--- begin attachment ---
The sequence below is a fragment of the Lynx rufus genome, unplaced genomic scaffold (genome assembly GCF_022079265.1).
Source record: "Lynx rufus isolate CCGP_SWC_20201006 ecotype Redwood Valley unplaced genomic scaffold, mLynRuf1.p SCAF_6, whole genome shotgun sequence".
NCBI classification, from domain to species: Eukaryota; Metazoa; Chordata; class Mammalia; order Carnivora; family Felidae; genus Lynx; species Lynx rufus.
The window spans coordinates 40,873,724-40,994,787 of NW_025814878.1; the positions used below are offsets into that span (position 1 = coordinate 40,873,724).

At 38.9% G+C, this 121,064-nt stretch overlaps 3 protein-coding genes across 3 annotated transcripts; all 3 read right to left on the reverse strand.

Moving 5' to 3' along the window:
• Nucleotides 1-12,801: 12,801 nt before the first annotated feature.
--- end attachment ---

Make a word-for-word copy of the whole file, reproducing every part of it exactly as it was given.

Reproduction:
The sequence below is a fragment of the Lynx rufus genome, unplaced genomic scaffold (genome assembly GCF_022079265.1).
Source record: "Lynx rufus isolate CCGP_SWC_20201006 ecotype Redwood Valley unplaced genomic scaffold, mLynRuf1.p SCAF_6, whole genome shotgun sequence".
NCBI classification, from domain to species: Eukaryota; Metazoa; Chordata; class Mammalia; order Carnivora; family Felidae; genus Lynx; species Lynx rufus.
The window spans coordinates 40,873,724-40,994,787 of NW_025814878.1; the positions used below are offsets into that span (position 1 = coordinate 40,873,724).

At 38.9% G+C, this 121,064-nt stretch overlaps 3 protein-coding genes across 3 annotated transcripts; all 3 read right to left on the reverse strand.

Moving 5' to 3' along the window:
• Nucleotides 1-12,801: 12,801 nt before the first annotated feature.